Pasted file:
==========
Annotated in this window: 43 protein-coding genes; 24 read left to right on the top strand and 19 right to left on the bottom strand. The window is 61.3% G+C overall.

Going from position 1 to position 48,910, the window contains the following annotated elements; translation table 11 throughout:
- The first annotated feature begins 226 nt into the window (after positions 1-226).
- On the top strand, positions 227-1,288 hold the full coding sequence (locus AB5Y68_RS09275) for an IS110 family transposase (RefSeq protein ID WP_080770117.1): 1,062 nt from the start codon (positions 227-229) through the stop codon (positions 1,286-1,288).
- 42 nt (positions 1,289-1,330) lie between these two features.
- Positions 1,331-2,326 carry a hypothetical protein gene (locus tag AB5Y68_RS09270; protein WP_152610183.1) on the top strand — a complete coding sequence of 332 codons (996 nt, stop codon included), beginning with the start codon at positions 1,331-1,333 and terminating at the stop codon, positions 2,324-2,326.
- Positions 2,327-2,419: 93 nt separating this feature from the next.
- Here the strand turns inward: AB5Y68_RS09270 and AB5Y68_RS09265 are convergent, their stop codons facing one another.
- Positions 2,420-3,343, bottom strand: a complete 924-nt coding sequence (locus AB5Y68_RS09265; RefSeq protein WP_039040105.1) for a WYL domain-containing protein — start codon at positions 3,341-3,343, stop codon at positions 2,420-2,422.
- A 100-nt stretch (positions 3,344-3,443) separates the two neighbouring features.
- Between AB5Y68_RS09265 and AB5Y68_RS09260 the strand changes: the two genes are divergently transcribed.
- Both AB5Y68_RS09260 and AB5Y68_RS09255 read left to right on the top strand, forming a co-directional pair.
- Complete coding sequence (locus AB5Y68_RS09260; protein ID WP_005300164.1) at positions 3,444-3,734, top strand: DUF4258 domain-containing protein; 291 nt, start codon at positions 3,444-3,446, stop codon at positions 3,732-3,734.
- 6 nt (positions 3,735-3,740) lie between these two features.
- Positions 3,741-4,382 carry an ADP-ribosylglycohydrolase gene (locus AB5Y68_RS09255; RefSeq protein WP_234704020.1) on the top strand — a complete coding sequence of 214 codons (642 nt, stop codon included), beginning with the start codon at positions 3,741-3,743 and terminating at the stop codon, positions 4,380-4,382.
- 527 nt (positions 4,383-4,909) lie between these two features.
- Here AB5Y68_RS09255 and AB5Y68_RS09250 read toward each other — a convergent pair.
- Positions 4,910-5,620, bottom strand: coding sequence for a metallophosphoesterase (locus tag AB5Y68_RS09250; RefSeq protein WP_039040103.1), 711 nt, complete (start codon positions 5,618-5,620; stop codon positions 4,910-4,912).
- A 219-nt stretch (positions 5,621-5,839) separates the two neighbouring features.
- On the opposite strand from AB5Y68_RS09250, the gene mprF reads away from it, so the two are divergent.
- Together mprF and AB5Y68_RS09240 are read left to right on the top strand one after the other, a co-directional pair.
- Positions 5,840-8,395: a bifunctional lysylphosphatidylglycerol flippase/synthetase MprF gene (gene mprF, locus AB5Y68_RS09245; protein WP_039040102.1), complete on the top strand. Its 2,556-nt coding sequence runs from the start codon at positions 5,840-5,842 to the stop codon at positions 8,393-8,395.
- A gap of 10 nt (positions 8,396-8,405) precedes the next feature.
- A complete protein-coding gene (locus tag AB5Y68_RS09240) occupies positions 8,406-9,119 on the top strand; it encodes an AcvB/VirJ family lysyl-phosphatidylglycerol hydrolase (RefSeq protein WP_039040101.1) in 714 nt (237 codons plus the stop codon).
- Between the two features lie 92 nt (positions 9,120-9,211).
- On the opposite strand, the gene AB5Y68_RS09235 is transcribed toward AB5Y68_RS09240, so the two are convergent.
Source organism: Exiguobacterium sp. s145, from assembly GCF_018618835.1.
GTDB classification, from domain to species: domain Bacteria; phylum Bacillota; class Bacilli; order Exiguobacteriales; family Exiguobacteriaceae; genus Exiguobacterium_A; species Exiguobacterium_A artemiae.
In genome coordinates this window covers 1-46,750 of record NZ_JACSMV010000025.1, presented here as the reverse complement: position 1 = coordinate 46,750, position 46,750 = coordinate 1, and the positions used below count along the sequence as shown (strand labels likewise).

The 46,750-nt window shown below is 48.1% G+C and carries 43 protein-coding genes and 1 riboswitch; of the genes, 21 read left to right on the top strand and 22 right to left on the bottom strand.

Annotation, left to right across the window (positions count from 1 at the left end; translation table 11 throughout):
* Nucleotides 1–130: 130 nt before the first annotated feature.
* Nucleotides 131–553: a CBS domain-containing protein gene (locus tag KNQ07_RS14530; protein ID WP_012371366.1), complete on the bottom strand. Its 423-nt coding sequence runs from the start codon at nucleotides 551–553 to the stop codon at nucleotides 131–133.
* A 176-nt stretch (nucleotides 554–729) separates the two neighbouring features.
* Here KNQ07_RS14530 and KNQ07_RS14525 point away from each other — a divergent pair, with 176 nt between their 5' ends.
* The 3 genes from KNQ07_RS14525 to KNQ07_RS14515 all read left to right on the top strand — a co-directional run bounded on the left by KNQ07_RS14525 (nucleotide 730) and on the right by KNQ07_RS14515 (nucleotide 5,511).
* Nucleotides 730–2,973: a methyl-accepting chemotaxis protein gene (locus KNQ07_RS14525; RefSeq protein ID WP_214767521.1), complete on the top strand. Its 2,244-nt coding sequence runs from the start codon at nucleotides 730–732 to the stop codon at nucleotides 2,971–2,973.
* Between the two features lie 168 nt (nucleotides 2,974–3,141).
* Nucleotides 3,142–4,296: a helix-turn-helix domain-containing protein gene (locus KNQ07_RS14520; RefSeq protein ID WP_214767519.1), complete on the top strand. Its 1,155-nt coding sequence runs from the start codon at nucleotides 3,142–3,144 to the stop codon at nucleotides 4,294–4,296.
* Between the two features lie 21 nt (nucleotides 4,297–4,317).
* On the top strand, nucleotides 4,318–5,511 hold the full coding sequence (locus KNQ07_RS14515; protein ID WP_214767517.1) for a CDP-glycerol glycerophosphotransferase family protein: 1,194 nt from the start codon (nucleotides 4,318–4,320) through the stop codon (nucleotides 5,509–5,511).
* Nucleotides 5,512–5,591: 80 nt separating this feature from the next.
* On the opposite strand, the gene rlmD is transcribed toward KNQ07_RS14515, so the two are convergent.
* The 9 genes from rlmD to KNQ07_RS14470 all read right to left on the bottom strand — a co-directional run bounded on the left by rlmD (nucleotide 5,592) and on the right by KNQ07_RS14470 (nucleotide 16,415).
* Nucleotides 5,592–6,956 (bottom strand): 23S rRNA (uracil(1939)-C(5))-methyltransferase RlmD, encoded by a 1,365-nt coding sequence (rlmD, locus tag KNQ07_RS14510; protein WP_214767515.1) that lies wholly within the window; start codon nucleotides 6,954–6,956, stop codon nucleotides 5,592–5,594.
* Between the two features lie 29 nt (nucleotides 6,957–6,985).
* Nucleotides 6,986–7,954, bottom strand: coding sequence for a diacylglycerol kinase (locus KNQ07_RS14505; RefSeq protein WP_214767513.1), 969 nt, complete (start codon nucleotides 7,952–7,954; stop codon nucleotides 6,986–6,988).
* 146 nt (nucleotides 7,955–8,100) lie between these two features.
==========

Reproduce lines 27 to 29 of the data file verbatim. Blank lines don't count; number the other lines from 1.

Source organism: Exiguobacterium sp. s145, from assembly GCF_018618835.1.
GTDB classification, from domain to species: domain Bacteria; phylum Bacillota; class Bacilli; order Exiguobacteriales; family Exiguobacteriaceae; genus Exiguobacterium_A; species Exiguobacterium_A artemiae.
In genome coordinates this window covers 1-46,750 of record NZ_JACSMV010000025.1, presented here as the reverse complement: position 1 = coordinate 46,750, position 46,750 = coordinate 1, and the positions used below count along the sequence as shown (strand labels likewise).